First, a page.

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The lifetime allowance is the maximum amount of pension savings you’re allowed to build up during your lifetime without paying an additional tax charge.

The standard lifetime allowance (LTA) is currently set at £1,073,100.

How will the member know if they’re within the LTA?
Each time the member ‘crystallises’ benefits from a pension, the amount they take is measured against the LTA. There are different events where benefits are ‘crystallised’ – known as ‘benefit crystallisation events’. Broadly speaking, they are when anyone:

  • Moves pension benefits into a drawdown policy.
  • Uses pension benefits to buy a retirement income product, such as an annuity.
  • Takes regular or lump sum withdrawals from a pension (but not from a drawdown policy).
  • Transfers pension benefits into a qualifying recognised overseas pension scheme.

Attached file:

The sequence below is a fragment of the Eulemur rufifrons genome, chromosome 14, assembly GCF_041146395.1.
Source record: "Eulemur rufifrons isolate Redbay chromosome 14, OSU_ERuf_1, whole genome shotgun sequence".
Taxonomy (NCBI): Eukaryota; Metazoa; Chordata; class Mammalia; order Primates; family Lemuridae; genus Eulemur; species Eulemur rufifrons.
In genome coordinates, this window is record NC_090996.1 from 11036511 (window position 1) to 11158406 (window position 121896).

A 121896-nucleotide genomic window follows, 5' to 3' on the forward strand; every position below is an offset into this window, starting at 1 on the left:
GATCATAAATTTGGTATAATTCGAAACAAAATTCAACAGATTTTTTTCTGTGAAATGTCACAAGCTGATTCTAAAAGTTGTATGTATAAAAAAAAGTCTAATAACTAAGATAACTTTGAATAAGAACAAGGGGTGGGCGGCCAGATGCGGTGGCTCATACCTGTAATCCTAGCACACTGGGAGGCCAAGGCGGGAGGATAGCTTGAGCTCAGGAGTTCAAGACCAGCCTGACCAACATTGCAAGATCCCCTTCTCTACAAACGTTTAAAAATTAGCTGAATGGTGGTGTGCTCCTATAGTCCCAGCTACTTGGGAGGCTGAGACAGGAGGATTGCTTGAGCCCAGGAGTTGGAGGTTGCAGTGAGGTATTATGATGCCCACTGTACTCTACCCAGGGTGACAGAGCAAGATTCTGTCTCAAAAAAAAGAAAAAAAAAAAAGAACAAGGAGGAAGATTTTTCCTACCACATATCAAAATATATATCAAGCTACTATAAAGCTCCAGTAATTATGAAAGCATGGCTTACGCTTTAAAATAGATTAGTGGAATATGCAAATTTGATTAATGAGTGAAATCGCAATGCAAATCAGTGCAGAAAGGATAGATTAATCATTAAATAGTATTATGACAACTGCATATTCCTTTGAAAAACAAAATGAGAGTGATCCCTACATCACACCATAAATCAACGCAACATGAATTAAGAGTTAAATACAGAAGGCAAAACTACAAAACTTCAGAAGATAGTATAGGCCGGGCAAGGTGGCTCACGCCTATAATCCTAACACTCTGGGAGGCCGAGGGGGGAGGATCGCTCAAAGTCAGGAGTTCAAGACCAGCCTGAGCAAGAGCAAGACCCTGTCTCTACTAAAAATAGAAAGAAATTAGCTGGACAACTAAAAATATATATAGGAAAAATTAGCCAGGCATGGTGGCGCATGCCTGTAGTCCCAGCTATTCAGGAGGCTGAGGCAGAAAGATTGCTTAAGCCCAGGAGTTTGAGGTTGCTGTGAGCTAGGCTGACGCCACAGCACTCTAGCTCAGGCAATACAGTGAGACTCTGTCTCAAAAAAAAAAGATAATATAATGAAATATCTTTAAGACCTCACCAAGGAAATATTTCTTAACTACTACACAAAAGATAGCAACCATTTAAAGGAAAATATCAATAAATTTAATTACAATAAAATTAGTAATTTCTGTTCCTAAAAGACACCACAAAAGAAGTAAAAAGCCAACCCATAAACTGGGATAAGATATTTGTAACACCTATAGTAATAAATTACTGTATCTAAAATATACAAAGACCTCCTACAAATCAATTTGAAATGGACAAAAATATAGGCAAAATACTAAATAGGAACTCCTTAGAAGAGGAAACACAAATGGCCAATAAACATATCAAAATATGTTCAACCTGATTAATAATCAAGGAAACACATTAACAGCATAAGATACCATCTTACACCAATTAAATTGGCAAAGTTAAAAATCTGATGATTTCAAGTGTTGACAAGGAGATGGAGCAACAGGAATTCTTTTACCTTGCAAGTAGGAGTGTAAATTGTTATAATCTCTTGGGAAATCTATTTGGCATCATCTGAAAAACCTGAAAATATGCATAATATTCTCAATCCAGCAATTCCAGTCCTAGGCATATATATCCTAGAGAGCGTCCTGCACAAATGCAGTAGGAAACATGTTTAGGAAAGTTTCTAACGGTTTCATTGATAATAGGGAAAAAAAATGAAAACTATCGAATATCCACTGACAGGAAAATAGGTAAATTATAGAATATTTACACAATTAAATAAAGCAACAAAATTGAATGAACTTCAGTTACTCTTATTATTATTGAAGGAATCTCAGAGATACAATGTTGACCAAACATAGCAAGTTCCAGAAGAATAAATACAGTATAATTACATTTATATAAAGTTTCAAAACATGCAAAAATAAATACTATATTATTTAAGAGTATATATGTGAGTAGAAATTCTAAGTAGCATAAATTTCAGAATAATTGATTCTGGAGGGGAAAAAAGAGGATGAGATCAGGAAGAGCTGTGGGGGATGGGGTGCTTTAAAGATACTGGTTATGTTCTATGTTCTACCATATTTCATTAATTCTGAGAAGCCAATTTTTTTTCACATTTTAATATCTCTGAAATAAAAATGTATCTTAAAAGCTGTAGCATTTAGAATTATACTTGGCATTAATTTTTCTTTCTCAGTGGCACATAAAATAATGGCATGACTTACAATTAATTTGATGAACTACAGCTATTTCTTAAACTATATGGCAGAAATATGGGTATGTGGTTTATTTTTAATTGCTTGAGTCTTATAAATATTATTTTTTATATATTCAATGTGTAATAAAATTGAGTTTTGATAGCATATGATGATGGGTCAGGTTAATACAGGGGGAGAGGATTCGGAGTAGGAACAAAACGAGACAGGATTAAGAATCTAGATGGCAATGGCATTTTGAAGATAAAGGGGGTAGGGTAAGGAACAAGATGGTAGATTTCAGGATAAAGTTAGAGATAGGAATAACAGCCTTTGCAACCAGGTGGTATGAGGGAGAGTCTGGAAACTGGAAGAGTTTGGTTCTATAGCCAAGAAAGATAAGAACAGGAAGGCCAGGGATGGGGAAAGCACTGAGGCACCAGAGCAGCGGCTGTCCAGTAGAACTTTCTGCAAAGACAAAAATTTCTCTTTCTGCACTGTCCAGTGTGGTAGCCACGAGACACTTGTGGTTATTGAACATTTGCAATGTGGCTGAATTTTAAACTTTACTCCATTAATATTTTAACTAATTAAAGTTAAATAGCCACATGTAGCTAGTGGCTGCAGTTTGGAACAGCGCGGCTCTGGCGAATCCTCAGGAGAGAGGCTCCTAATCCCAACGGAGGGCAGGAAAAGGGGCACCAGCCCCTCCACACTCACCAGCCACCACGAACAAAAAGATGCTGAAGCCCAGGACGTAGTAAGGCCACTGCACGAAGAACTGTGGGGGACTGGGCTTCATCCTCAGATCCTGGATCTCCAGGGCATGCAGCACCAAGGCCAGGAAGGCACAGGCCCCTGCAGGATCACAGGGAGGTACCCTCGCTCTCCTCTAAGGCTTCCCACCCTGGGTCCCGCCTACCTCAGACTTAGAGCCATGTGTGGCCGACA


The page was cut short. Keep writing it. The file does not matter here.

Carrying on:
• Reaches 75 and has remaining pension benefits which are ‘uncrystallised’ or in a drawdown policy.

Each time one of these events occurs, the member’s pension provider will send them a certificate to show how much of their lifetime allowance has been used up.

What happens if the member exceeds the LTA?
Any pension benefits taken that exceed the LTA limit will be liable to a tax charge, known as the lifetime allowance charge. This can be up to 55% of the value of any benefits above the limit.

In response to changing LTA limits, the Government offered various ways in which pension customers were able to ‘protect’ their pensions savings from the lifetime allowance charge. If the member has one of the protections, this will give them a higher personal allowance which will be used instead of the LTA when there’s a BCE.